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Mounties will probably be allowed to smoke weed off duty

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Most people probably remember the falling out the RCMP had with their fellow Mountie back in 2013. when Cpl. Ronald Francis went public with his issue related to smoking medical marijuana in his red serge.

At that time, he was asked by the RCMP not to consume his PTSD medicine while on duty, especially not while wearing the uniform in public.

The RCMP saw to it that he returns his uniform after the whole issue wasn’t in the news any longer, after he was ousted by pretty much the whole policing community, both nationwide and locally.

Not even a year later, the ex-New Brunswick Mountie was found dead and the cause of death wasn’t disclosed, although some sources claim that it was likely a suicide.

Since then the RCMP has been clean on their stance on medical marijuana use among their members.

Recreational cannabis will be legal in just over 2 weeks, which means that various policing institutions have had to write down new policies in regards to it.

The policy must comply with duty fitness

According to the RCMP, no police officer may be impaired while on duty, no matter what the drug of his choice is, except for tobacco.

“Any member on a mind-altering drug – such as marijuana, OxyContin, Dilaudid – is not permitted to perform operational duties, including carrying a firearm or operating a police vehicle, as this could pose a risk to themselves, a co-worker or the public,” the RCMP said.

So, seeing how marijuana will soon become pretty much equal to alcohol in the eyes of the law, one would assume that the members of RCMP will be allowed to use it in their own time.

This is in line with the rules set by RCMP, which are leaning on the “fit for duty” definition.

For example: if a Mountie shows up high or drunk to work, he will be sent home and most likely be fined, perhaps even suspended without pay.

If the same problem occurs several times, then the local branch of the RCMP will have grounds for firing that member.

Other than that, mounties will most likely be allowed to consume cannabis in their free time, just like they are allowed to drink alcohol.

A few places will the police forces not be allowed to smoke cannabis, such as Calgary which is the first place so far to opt-out of allowing the officers to smoke off duty.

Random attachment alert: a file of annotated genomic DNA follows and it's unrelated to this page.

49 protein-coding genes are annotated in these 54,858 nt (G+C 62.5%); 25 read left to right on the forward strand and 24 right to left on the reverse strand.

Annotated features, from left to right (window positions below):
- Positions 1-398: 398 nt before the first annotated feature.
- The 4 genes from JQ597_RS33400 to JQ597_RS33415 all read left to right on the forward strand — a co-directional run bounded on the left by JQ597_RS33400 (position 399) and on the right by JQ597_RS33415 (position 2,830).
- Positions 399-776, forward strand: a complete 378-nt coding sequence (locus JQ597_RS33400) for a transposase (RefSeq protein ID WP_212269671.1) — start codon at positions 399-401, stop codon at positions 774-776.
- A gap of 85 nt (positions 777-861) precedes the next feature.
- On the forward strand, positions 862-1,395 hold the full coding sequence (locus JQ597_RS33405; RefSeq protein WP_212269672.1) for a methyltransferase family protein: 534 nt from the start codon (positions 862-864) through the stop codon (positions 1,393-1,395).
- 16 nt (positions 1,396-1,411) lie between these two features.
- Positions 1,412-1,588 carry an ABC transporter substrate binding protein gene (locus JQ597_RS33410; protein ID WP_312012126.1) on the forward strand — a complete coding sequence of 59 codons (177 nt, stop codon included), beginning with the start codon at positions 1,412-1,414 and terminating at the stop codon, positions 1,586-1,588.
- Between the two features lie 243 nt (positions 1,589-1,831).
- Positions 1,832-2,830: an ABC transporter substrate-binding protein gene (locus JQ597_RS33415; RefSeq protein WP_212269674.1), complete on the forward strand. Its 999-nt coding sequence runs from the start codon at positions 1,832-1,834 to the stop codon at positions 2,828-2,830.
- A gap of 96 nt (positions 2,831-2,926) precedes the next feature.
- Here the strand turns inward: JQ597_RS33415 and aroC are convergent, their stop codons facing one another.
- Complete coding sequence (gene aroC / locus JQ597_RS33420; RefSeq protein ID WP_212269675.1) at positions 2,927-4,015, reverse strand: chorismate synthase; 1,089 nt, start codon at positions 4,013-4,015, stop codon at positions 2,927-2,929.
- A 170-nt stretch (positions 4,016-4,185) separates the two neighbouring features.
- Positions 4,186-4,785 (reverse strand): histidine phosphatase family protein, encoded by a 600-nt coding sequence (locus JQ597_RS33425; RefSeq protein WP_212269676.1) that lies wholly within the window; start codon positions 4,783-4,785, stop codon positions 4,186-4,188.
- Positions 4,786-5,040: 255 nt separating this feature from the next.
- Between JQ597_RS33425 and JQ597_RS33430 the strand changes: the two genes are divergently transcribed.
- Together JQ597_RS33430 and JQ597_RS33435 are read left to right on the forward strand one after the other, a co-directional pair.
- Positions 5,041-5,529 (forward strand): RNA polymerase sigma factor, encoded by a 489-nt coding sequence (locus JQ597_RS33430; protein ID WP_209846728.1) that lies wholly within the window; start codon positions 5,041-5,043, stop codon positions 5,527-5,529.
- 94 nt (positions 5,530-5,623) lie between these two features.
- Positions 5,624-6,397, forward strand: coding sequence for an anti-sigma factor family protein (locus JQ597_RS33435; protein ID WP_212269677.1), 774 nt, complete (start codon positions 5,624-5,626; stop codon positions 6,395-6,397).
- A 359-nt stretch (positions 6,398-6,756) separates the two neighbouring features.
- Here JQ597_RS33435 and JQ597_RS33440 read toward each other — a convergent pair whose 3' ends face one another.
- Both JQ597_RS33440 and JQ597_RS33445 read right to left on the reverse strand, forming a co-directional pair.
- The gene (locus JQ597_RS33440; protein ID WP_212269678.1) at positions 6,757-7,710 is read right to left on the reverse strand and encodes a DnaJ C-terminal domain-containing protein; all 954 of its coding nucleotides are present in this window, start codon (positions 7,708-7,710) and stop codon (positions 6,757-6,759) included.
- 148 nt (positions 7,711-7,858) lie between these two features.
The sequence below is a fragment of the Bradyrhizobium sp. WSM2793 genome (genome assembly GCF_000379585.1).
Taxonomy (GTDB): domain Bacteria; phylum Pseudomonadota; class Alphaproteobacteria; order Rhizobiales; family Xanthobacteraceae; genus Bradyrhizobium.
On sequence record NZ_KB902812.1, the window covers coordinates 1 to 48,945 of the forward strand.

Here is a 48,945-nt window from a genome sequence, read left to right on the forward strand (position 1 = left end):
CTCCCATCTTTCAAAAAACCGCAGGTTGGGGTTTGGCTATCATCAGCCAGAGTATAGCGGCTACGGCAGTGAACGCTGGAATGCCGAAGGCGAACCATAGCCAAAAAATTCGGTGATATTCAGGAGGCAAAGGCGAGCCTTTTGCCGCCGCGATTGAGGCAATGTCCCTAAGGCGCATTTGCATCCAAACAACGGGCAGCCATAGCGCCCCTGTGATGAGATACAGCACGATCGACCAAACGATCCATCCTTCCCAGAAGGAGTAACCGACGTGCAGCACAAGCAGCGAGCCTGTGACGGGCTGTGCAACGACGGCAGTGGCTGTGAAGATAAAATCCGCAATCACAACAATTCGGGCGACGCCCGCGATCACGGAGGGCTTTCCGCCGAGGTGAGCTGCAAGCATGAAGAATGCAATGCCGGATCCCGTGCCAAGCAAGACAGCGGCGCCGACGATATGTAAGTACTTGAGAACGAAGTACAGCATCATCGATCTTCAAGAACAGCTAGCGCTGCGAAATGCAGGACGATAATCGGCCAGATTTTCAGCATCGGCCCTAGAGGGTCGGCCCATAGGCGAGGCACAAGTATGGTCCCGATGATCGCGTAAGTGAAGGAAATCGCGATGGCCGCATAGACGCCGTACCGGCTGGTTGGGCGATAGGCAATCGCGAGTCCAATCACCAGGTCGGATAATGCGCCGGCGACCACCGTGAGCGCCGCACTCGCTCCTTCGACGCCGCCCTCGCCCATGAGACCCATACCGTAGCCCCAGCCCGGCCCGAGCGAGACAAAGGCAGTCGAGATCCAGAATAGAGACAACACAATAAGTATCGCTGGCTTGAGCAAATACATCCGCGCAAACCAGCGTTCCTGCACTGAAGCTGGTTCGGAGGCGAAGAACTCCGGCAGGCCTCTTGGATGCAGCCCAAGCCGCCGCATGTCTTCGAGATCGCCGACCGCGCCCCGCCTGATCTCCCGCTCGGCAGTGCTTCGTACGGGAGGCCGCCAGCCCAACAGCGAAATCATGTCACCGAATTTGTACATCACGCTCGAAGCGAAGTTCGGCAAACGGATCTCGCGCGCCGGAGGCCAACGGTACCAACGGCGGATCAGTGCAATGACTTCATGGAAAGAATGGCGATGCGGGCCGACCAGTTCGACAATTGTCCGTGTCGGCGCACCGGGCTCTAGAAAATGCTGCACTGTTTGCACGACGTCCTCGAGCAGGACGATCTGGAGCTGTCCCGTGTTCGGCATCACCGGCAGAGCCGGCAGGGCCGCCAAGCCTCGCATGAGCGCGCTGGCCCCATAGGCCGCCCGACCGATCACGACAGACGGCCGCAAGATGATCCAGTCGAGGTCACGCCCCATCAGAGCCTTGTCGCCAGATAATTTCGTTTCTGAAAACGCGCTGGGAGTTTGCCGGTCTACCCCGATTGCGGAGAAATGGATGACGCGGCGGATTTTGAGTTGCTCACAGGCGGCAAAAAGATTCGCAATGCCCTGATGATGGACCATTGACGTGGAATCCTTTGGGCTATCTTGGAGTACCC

That won’t necessarily be the case for the rest of Canada, as the Regina Police Department is still being developed, but definitely won’t be in line with Calgary’s.

“We don’t tell our employees they cannot drink alcohol in their own time, away from work,” Regina Police Chief Evan Bray said, “but we do expect our officers to show up for work fit for duty.”

The nation’s capital also decided to allow cannabis consumption to the members of the Ottawa Police Service.

Provincial capitals haven’t yet decided what to do in regards to their policy. Here’s a list of all major cities and institutions, and their decisions so far:

  • Vancouver: Allowed.
  • Ottawa: Allowed.
  • Montreal: Allowed.
  • Regina: No policy yet, but officers will be allowed to consume.
  • Edmonton: No policy yet.
  • Winnipeg: No policy yet.
  • Toronto: No policy yet.
  • Halifax: No policy yet.
  • St. John’s: No policy yet.
  • Calgary: Officers not allowed to consume.
  • Military: Allowed, but not within eight hours of a shift

Ottawa Deputy Chief Steve Bell said that the policy on cannabis should be no different from the one in regards to alcohol and prescription medication.

“You can’t show up high. You can’t show up drunk. You can’t show up using prescription medications that are going to impact your ability to do your job,” Bell said.

Seeing how cannabis will soon be federally legalized, the Calgary police department may soon have its cannabis policy challenged by several different courts and plaintiffs.


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